April 12th, 2024

SPC to get economic update from treasurer

By Al Beeber - Lethbridge Herald on November 11, 2023.

LETHBRIDGE HERALDabeeber@lethbridgeherald.com

The Economic Standing Policy Committee of Lethbridge city council on Tuesday will hear an economic update from City treasurer Darrel Mathews.

The SPC meeting begins at 9 a.m. in council chambers.

The SPC consists of all members of council and the meeting is one of two on Tuesday. Council will hold its regular meeting at 1:30 p.m.

Mathews is one of several people making presentations Tuesday morning. Others include Robin James, CEO of Lethbridge Housing, Andrew Malcolm and Matthew Pitcher of Community Social Development, Director of Infrastructure Joel Sanchez, Manager of Corporate Initiatives Graeme Woods and Christina Seidel, who is executive director of the Recycling Council of Alberta.

Mathews will make four presentations including a joint one with Dawna Coslovi who is chair of the Lethbridge Police Commission.

Mathews economic update will look at various topics including current economic conditions, taxation and utility pressures, operating and capital pressures and the impact on reserves.

The City, says a summary of his presentation, is facing several pressures including high inflation and rising interest rates. Mathews will highlight the pressures that exist in the City’s operating and capital budget with the presentation giving the SPC “options and tools to assist with future financial decisions to continue meeting the needs of the growing community.”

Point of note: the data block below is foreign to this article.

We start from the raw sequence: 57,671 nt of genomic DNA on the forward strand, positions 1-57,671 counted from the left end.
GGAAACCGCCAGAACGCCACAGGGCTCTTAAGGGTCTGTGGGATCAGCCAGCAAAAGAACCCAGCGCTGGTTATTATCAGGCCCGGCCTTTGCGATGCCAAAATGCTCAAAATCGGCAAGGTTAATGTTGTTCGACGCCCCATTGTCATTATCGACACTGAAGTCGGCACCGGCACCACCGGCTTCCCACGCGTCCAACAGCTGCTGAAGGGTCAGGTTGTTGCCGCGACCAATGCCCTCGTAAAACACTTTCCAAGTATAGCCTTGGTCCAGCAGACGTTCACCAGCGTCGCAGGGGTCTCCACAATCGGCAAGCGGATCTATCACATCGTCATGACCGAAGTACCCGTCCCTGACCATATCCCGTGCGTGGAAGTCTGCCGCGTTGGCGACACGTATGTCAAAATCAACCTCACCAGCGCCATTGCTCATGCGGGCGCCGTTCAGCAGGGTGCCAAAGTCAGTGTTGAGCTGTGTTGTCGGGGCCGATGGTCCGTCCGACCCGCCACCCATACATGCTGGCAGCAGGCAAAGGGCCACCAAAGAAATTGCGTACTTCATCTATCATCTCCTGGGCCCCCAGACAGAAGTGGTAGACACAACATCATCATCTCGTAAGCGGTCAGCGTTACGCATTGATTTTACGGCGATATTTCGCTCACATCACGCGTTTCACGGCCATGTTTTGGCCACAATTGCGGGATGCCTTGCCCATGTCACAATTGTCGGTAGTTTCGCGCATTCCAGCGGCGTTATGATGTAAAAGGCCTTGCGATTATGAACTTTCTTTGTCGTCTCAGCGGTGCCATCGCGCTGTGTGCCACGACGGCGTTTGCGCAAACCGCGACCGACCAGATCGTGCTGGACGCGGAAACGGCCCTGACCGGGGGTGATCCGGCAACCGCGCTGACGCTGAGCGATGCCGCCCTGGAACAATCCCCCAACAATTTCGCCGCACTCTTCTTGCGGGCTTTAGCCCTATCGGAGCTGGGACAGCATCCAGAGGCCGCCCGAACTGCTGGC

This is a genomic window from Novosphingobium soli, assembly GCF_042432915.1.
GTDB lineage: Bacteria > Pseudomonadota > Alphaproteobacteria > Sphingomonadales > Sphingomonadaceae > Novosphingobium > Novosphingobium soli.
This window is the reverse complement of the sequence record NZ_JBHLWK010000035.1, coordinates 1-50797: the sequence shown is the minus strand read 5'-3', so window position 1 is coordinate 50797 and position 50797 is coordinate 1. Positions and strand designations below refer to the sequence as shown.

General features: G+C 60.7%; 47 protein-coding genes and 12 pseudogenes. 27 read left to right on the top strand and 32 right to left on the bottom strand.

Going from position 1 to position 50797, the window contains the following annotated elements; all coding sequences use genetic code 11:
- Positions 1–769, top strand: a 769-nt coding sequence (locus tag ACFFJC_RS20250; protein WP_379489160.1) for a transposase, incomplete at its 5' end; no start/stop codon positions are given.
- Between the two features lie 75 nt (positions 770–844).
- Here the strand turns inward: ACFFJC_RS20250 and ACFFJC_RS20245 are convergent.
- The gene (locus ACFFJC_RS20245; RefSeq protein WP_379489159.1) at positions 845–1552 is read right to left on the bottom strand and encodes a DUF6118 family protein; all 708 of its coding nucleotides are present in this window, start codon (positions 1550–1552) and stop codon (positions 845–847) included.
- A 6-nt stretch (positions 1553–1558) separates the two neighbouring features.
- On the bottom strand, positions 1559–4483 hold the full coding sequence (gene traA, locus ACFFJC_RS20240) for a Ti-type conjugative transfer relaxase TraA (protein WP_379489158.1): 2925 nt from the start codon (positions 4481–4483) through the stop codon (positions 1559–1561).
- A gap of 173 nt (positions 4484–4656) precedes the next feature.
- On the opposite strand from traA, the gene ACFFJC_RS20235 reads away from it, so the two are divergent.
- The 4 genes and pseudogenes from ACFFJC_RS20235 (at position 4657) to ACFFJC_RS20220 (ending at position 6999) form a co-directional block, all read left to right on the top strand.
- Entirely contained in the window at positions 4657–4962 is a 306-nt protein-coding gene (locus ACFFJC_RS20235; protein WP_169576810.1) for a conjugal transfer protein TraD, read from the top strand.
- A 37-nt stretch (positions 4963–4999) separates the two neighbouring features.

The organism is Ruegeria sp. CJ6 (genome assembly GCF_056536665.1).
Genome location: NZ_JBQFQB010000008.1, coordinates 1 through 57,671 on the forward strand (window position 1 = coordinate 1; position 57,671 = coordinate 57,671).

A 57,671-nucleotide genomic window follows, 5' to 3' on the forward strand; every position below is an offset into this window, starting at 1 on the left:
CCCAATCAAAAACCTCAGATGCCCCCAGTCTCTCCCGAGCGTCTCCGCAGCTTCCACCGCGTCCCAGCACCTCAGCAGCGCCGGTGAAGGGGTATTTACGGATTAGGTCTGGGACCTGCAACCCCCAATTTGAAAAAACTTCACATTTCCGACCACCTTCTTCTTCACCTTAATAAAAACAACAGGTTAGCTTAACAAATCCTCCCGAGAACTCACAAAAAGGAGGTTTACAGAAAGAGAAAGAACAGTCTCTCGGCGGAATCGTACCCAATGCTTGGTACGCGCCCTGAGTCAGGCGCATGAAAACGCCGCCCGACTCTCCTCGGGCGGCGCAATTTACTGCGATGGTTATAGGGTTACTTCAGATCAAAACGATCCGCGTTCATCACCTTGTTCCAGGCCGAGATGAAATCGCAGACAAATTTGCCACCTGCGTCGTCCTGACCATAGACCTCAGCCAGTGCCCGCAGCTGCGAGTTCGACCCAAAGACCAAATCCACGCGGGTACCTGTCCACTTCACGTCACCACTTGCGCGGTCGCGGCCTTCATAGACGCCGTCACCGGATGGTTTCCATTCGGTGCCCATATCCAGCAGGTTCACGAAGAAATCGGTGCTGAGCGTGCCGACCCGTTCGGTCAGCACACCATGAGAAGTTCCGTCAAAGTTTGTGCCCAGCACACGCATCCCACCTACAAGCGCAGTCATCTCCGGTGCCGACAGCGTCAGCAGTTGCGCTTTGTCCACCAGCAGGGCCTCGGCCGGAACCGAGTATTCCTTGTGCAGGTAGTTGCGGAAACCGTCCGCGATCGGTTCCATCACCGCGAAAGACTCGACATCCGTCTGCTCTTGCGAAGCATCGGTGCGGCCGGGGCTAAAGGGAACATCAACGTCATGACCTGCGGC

Among the taxation pressures include council’s increased funding for the city police department which will add 22 officers and other programs and services to support them. Lethbridge Fire and EMS is also getting new staff, a total of 13.

Other taxation pressures include funding to support maintenance and growth of city parks and green spaces and initiatives to support crime prevention and those who are homeless.

These initiatives include a matching grant program to assist businesses, and owners of commercial and multi-family properties pay for improvements to deal with crime.

Funding was also increased to city outreach programs.

The presentation says there is a need to advance projects that significantly increase the capacity of water and wastewater utilities to address anticipated future demands.

The cost of the first phase of water utility projects is $123 million which will require borrowing $92,442,000. The cost of the first phase projects for the wastewater utility are $88 million which will require $71,403,000 to be borrowed.

The presentation says major land developers weren’t planning new subdivision developments this year with the cost of inflation and effect of interest rates on customers being the primary reason.

The land developer outlook for 2024 is expected to be the same for 2023. There are 644 vacant lots here, which amounts to a four-year supply at current absorption rates.

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